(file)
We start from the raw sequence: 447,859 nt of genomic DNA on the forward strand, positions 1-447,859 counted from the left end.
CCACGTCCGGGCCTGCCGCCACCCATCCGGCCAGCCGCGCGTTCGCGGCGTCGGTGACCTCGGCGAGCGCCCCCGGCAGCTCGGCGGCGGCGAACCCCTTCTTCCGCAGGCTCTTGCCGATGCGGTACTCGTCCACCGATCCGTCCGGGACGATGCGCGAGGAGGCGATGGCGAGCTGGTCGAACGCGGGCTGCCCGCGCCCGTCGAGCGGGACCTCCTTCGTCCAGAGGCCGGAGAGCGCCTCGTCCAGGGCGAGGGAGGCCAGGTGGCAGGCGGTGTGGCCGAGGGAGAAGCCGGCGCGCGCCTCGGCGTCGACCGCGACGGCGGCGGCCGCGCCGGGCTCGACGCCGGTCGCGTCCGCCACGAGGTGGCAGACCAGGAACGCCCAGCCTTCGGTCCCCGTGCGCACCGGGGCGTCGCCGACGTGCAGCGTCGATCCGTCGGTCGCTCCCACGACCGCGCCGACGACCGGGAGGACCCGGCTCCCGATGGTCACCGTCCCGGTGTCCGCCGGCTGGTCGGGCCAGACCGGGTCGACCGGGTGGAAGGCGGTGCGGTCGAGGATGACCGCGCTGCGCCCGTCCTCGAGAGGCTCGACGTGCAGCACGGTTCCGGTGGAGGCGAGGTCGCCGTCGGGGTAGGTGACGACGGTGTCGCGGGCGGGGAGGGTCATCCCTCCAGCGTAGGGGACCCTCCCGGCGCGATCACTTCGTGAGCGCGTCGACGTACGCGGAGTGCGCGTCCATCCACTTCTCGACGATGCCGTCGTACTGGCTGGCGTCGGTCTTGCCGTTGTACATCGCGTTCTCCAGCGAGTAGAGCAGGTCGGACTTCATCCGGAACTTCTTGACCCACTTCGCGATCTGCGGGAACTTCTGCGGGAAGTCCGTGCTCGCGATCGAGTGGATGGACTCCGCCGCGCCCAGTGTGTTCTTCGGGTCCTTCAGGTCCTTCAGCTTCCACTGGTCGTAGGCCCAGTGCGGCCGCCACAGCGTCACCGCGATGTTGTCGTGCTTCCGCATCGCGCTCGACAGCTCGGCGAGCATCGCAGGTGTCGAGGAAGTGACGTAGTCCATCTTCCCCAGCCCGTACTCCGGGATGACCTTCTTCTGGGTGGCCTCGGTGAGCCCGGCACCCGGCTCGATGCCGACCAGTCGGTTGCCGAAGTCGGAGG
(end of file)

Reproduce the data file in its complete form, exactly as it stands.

We start from the raw sequence: 447,859 nt of genomic DNA on the forward strand, positions 1-447,859 counted from the left end.
CCACGTCCGGGCCTGCCGCCACCCATCCGGCCAGCCGCGCGTTCGCGGCGTCGGTGACCTCGGCGAGCGCCCCCGGCAGCTCGGCGGCGGCGAACCCCTTCTTCCGCAGGCTCTTGCCGATGCGGTACTCGTCCACCGATCCGTCCGGGACGATGCGCGAGGAGGCGATGGCGAGCTGGTCGAACGCGGGCTGCCCGCGCCCGTCGAGCGGGACCTCCTTCGTCCAGAGGCCGGAGAGCGCCTCGTCCAGGGCGAGGGAGGCCAGGTGGCAGGCGGTGTGGCCGAGGGAGAAGCCGGCGCGCGCCTCGGCGTCGACCGCGACGGCGGCGGCCGCGCCGGGCTCGACGCCGGTCGCGTCCGCCACGAGGTGGCAGACCAGGAACGCCCAGCCTTCGGTCCCCGTGCGCACCGGGGCGTCGCCGACGTGCAGCGTCGATCCGTCGGTCGCTCCCACGACCGCGCCGACGACCGGGAGGACCCGGCTCCCGATGGTCACCGTCCCGGTGTCCGCCGGCTGGTCGGGCCAGACCGGGTCGACCGGGTGGAAGGCGGTGCGGTCGAGGATGACCGCGCTGCGCCCGTCCTCGAGAGGCTCGACGTGCAGCACGGTTCCGGTGGAGGCGAGGTCGCCGTCGGGGTAGGTGACGACGGTGTCGCGGGCGGGGAGGGTCATCCCTCCAGCGTAGGGGACCCTCCCGGCGCGATCACTTCGTGAGCGCGTCGACGTACGCGGAGTGCGCGTCCATCCACTTCTCGACGATGCCGTCGTACTGGCTGGCGTCGGTCTTGCCGTTGTACATCGCGTTCTCCAGCGAGTAGAGCAGGTCGGACTTCATCCGGAACTTCTTGACCCACTTCGCGATCTGCGGGAACTTCTGCGGGAAGTCCGTGCTCGCGATCGAGTGGATGGACTCCGCCGCGCCCAGTGTGTTCTTCGGGTCCTTCAGGTCCTTCAGCTTCCACTGGTCGTAGGCCCAGTGCGGCCGCCACAGCGTCACCGCGATGTTGTCGTGCTTCCGCATCGCGCTCGACAGCTCGGCGAGCATCGCAGGTGTCGAGGAAGTGACGTAGTCCATCTTCCCCAGCCCGTACTCCGGGATGACCTTCTTCTGGGTGGCCTCGGTGAGCCCGGCACCCGGCTCGATGCCGACCAGTCGGTTGCCGAAGTCGGAGG